Quebec probing rent-to-own industry
Lower-income consumers targeted and exploited, expert says
The province's consumer watchdog is working on beefing up legislation to protect Quebecers from companies in the rent-to-own industry, CBC Montreal Investigates has learned.
“We’re looking at different types of contracts as they’re not clear,” said Office de la protection du consommateur spokesman Jean-Jacques Préaux.
“It’s always a little bit shades of grey. It has to be white, it has to be black, not grey, so that the consumer knows what he’s really getting into.”
Potential provisions would come in the form of an update to the existing Consumer Protection Act, though there is no timeline for amendments yet.
Canadians shell out $260 million every year for rent-to-own products, often paying exorbitant prices that would not be allowed in some U.S. states.
A CBC News investigation has found the rent-to-own industry targets cash-strapped Canadians and engages in opaque sales practices, then aggressively pursues customers who miss payments.
It’s been six years since Option consommateurs, a local consumer protection group, raised red flags about some rent-to-own company practices to both Ottawa and provincial jurisdictions, but little has since been done to regulate the industry.
It's always a little bit shades of grey. It has to be white, it has to be black, not grey, so that the consumer knows what he's getting into.- Jean-Jacques Préaux, Office de la protection du consommateur
Consumers such as Paula Dnistrianskyj of Ste-Anne-des-Lacs, Que., spend hundreds of dollars on products that are typically less expensive to buy outright.
Dnistrianskyj signed up for a refrigerator with one such company, easyhome, in 2011.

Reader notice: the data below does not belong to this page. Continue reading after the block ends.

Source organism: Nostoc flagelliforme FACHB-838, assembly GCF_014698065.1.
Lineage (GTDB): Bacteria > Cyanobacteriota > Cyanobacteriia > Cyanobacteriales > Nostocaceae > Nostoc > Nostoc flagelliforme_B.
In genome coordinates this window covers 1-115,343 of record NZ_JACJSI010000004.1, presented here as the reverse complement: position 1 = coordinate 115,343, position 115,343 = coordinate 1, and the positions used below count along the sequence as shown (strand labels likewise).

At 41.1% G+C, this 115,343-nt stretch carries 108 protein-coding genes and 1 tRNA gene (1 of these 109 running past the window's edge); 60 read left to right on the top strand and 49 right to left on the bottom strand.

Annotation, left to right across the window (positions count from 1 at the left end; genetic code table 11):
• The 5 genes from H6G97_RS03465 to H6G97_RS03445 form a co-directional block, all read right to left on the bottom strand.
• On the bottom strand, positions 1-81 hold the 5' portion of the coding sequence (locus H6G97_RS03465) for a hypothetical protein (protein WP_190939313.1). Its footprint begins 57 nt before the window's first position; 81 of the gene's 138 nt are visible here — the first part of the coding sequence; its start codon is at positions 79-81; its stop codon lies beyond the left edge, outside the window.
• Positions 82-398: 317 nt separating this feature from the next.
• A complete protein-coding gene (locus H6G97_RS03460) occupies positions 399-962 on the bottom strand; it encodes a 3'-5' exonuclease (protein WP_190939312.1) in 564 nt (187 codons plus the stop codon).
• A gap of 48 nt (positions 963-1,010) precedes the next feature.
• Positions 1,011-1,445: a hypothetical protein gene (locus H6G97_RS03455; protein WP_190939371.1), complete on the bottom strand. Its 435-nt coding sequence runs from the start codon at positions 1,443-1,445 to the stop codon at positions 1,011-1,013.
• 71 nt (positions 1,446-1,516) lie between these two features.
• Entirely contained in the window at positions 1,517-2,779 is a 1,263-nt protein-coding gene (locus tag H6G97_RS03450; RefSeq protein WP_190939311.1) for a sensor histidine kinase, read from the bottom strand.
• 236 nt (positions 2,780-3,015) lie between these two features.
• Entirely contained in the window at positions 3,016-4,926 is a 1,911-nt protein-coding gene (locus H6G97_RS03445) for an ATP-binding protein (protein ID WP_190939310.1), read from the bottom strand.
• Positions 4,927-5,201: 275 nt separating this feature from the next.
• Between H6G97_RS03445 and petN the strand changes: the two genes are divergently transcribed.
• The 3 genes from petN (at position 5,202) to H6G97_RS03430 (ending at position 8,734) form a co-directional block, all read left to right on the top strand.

“It’s a basic, very standard, typical fridge, with no ice machine, no water machine, no below-drawer freezer,” she said.
She’s signed a three-year contract, paying $21 a week. The appliance will end up costing her about $3,300.
“It’s worth $799, I’ve seen in a few different stores the same model,” she said.
It is much the same story for her flat-screen TV set, a $22 per week investment over the course of two years, for a total of $2,112.
“It’s on sale right now for $599,” she said.
Dnistrianskyj has a bad credit history, and told CBC she was fully aware of the inflated price tags on her bills, but she said other stores simply would not take her on as a customer.
“We sort of got hooked,” she said, because it was so easy. “Who cares if my credit is good or not because they give it to you anyway,” she said.
Governments warned long ago
In 2008, Option consommateurs published a report on the rent-to-own industry after interviewing 40 customers.
“Most of the people who go there, they sort of feel like they are financially excluded. It’s mostly people who have lower income, sometimes who have lower financial literacy,” said Sylvie De Bellefeuille, a lawyer at Option consommateurs.
The Option consommateurs report called on Ottawa to provide better educational tools for Canadian consumers.
It requested better funding for consumer advocacy groups in order to let them do a part of that work.
It also called on provincial governments to write legislation which would force the rent-to-own industry to be more transparent with its contracts.
Easyhome’s head office sent a statement to the CBC saying customers “always have the option to purchase their product outright within the first 90 days and save up to 55 per cent of the total lease rate.”
The company also said its pricing included benefits such as delivery, set-up and upgrades.
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